To use each of those families for our class we have two possibilities: We can either have Rational inherit from each of them or use a technique that is called “base class chaining”. The inheritance can be public, protected or private, it has no influence on the outcome.

//multiple inheritance, flat hierarchy:

class Rational : boost::addable<Rational>
               , boost::subtractable<Rational> 
               , boost::multipliable<Rational>
               , boost::dividable<Rational>
               , boost::incrementable<Rational>
               , boost::decrementable<Rational>
               , boost::less_than_comparable<Rational>
               , boost::equivalent<Rational>
               , boost::equality_comparable<Rational>

//base class chaining:
class Rational : boost::addable<Rational
                 , boost::subtractable<Rational
                   , boost::multipliable<Rational
                     , boost::dividable<Rational
                       , boost::incrementable<Rational
                         , boost::decrementable<Rational
                           , boost::less_than_comparable<Rational
                             , boost::equivalent<Rational
                               , boost::equality_comparable<Rational> 

That looks a bit scary. The first version uses ninefold inheritance, the second a ninefold nested template. Base class chaining means that we derive from one template, where the second parameter is a base class for that template, which is another of the templates and so on. So the uppermost class  is `equality_comparable`, inherited by `equivalent` etc. The base class chaining technique should be preferred, because it allows the Empty Base Optimization since all of those templates don’t have any data members.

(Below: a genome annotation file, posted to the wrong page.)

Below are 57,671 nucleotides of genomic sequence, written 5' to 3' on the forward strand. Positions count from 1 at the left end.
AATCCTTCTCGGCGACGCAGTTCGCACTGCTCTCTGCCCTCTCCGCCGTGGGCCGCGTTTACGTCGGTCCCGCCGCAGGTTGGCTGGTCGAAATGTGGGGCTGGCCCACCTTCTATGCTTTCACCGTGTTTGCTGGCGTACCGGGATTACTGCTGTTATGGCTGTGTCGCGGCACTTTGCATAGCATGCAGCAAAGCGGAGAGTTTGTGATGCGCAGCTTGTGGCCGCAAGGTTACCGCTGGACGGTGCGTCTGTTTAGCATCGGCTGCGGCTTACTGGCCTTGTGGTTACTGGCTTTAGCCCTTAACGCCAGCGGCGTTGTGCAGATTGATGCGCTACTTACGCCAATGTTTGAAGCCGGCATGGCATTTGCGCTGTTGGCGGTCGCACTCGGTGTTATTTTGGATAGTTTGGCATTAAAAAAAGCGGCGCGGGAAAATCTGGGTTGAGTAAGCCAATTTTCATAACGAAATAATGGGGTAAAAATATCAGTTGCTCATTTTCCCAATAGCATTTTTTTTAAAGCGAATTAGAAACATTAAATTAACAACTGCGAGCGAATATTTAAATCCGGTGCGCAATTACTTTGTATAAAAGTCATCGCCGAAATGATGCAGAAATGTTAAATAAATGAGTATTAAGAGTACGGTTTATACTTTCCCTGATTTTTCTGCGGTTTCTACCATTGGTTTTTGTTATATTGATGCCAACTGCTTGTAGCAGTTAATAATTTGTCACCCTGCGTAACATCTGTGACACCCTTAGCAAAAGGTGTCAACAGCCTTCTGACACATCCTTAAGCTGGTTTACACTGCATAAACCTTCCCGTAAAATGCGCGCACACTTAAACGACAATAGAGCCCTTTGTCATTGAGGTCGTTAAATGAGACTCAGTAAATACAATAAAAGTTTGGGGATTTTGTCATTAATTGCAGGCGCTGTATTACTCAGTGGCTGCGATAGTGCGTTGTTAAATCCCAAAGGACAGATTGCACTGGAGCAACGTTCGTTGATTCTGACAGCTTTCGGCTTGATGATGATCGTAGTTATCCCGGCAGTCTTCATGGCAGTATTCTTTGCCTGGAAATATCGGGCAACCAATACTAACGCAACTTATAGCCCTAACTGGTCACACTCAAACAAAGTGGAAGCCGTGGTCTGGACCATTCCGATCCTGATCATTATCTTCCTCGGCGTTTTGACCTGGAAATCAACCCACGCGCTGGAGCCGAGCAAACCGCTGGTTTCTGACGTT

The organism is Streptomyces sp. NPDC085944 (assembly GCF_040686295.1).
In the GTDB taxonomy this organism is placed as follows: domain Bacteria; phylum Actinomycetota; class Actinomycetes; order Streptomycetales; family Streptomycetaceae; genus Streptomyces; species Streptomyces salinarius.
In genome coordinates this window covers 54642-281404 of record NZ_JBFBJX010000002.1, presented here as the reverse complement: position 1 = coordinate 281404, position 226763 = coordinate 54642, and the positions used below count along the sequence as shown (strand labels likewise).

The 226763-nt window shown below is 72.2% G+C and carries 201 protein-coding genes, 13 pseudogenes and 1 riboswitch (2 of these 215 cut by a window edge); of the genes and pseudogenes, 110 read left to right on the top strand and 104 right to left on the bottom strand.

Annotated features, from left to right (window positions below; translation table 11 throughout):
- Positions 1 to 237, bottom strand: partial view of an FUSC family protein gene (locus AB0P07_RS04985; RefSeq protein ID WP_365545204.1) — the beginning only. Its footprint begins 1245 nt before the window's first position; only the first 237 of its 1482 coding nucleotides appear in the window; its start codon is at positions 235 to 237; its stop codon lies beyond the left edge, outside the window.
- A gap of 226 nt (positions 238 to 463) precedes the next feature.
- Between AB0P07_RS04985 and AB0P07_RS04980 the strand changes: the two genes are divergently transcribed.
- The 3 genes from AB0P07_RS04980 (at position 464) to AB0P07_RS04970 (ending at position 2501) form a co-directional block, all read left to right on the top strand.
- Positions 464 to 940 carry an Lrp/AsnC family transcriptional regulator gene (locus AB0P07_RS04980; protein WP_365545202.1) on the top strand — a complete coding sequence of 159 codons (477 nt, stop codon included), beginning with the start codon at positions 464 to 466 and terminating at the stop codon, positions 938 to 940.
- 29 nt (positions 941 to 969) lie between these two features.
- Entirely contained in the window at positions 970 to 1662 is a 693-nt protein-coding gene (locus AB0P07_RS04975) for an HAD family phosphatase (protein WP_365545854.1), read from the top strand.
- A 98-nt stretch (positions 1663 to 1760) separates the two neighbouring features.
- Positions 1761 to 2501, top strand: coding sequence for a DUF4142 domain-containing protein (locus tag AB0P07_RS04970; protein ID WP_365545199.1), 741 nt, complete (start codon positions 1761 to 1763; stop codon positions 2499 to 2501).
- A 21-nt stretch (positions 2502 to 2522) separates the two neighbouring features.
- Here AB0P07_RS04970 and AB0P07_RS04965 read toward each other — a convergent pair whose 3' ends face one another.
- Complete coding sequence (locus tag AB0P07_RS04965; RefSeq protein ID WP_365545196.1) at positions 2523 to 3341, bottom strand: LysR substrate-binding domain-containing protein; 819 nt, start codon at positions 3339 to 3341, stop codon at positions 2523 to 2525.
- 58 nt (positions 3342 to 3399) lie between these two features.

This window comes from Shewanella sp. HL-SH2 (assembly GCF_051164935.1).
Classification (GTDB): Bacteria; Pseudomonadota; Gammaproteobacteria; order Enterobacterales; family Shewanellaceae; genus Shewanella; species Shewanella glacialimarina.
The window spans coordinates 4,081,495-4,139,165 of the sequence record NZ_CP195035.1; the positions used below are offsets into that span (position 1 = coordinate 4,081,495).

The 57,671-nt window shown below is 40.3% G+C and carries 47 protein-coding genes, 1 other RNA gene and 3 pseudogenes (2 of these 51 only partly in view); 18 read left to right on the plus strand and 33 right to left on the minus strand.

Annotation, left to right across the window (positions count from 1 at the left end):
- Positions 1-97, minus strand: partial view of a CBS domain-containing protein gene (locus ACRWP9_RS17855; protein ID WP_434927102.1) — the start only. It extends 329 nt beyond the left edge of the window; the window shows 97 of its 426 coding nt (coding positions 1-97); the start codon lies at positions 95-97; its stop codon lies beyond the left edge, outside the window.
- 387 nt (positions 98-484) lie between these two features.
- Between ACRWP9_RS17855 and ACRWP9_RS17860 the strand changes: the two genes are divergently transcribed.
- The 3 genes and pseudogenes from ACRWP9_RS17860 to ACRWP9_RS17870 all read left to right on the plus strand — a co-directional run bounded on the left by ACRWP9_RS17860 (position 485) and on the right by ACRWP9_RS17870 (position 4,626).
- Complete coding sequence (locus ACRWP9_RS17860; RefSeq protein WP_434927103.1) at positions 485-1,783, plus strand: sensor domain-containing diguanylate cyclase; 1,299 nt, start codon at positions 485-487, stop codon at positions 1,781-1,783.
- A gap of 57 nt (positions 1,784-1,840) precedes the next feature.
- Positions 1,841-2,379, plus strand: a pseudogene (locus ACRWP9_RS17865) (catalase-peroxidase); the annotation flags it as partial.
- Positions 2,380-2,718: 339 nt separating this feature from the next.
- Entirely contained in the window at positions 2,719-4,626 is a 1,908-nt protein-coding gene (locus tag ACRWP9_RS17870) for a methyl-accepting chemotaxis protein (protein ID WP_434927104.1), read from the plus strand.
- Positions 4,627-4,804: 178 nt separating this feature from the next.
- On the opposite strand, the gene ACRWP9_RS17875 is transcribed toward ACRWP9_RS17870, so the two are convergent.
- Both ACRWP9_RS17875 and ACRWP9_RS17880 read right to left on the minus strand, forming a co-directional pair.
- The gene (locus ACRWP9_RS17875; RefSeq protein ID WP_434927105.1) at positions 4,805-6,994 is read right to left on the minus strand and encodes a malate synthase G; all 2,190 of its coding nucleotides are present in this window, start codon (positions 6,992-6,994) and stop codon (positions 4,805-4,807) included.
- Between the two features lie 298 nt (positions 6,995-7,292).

This big bunch of templates can be reduced if we use operator groups. The groups are templates like the families, so using them is straight forward:

class Rational : boost::ordered_field_operators<Rational 
               , boost::unit_steppable<Rational
               , boost::equivalent<Rational> > >

So these three lines generate eleven additional operators, and we have everything to compare and calculate among Rational objects. Since all the binary operators generated by Boost are free functions and since we have the implicit conversion constructor from int, we can also calculate between Rational and int.

Rational half(1, 2);
auto oneAndAHalf = 1 + half;
assert(oneAndHalf * 2 == 3);


As you see, Boost can make operator overloading fairly easy. With only little effort we could provide a complete set of operators for `class Rational`.

In the next and last post of the series I will demonstrate how Boost.Operators supports mixed operators by providing support for mixeed operations with `double` for our `class Rational`.

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  1. I think that “base class chaining” is very ugly and unnecessary syntax for C++11.
    It could be easy replaced by more friendly syntax:


    where `warp_base_class` is template alias that hide all ugly parts.
    Core implementation is simple:

    template<typename T,
    template F,
    template… Rest>
    using type = typename F<T typename warp_base_class_helper>::type;


    1. Hi Yankes, thanks for dropping by!
      I am not sure I completely understand what the template would achieve. I tried to compile it and got several errors – I assume you meant `typename F` and `typename… Rest`, but after that I must confess I am lost: I have no idea how to fix this last error (link).


        1. Ok, I get your point now. That technique would allow to write something like this: `class Rational : public boost::operators<Rational, addable, subtractable, multipliable>`, and if it gets a bit enhanced that template could even distinguish between the one- and two- parameter versions (see the part three of the series).